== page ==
Pulmonary Embolism

What is a Pulmonary Embolism?

A pulmonary embolism is the result of one or more arteries in the lungs becoming suddenly blocked. In most cases a blood clot is the cause of the blockage. These blood clots usually form in the veins deep inside muscles in a condition known as deep vein thrombosis. This happens in leg and pelvic veins but can occur in the arms. The blood clots can travel from these areas and get lodged in the lungs. Pulmonary embolism can be life threatening especially of the clot is large. Prompt medical treatment can lower the potential risks.

Pulmonary Embolism

What are Pulmonary Embolism Signs and Symptoms?

Common symptoms of a pulmonary embolism include:

  • Shortness of breath- This symptom will occur suddenly and gets worse with exertion.
  • Chest pains- Chest pain resulting from pulmonary embolism has been likened to a heart attack. This pain may radiate into the jaw, neck, shoulders and arms. It will get worse with exertion, eating, coughing or bending.
  • Coughing- Coughing associated with pulmonary embolism may be dry or productive of bloody sputum or foam.

Other symptoms can include pain in legs and swelling, lightheadedness and fainting or feelings of anxiety.

How is a Pulmonary Embolism Diagnosed?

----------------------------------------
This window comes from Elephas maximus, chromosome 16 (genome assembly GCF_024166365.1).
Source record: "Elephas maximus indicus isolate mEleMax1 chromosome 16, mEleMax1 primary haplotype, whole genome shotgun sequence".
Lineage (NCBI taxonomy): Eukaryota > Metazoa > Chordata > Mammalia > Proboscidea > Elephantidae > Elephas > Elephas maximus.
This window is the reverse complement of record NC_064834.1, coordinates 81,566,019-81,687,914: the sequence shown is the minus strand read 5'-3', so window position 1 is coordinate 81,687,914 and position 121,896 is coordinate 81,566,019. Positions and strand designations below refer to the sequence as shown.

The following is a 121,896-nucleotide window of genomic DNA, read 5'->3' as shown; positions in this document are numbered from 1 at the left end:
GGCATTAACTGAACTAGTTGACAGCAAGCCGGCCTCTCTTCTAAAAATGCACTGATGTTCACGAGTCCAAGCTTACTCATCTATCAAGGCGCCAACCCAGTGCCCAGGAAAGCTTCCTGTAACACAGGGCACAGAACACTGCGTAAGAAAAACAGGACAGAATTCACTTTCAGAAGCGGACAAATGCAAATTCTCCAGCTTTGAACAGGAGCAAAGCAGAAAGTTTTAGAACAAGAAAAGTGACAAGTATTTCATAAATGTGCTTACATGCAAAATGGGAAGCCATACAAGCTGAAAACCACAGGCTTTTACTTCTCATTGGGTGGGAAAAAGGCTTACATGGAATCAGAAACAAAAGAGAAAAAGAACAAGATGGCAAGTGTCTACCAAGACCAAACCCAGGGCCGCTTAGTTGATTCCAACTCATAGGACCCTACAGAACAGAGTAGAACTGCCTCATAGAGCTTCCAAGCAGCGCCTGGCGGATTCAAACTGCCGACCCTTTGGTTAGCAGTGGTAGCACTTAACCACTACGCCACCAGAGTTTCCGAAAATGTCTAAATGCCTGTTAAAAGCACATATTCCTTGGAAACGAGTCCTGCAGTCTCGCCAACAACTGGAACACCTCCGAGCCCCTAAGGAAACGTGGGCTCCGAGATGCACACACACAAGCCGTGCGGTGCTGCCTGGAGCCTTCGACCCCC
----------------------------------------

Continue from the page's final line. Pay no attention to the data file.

A pulmonary embolism diagnosis requires testing to rule out other causes or conditions with similar symptoms. Heart attack, anxiety, heart or lung disease can easily be confused for a pulmonary embolism. After a review of medical history doctors will check for deep vein thrombosis. Other tests a doctor may order include:

  • Blood tests- determine the levels of clotting substance D-dimer in blood.
  • Imaging- Chest xray, CT scan or MRI rules out causes of symptoms such as pneumonia or an enlarged heart.
  • Pulmonary embolism ecg – Measures the heart’s electrical activity to rule out possible heart attack.

What is Pulmonary Embolism Treatment?

Blood clots can be broken up using medications or surgical procedures. In an emergency situation drugs called thrombolytics can quickly dissolve clots. These can cause severe and sudden bleeding the are reserved for life threatening cases. Other times a catheter may be threaded through the groin and into the clot in the lung to remove it. Blood thinning medications (anti-coagulates) such as warfarin or heparin can be used. If these medications do not work or a patient is unable to take blood thinners a vein filter may be used to prevent clots from reaching the lungs.

What are Pulmonary Embolism Causes?

Blood clots that result from deep vein thrombosis are the main cause of pulmonary embolism. There are several factors that increase the risk for DVT or a pulmonary embolism, such as:

  • Cancer
  • Obesity
  • Smoking
  • Inherited blood clotting conditions
  • Major surgery
  • Hip or leg fractures (fat that enters the blood stream from the marrow of a broken bone can contribute to a clot)
  • Sitting or standing for an extended amount of time, such as a long airplane, car or train ride
  • Long periods of being confined to bed (extended hospital stay or recovery)

Preventing Pulmonary Embolism

There are several steps that can be taken to lessen the risks of a pulmonary embolism:

  • Taking anticoagulants.
  • Taking breaks from sitting if on a long trip.
  • Wear compression or support stockings.
  • Physical activity, especially after major surgery.
  • Stay hydrated- dehydration can contribute to the likelihood of blood clots.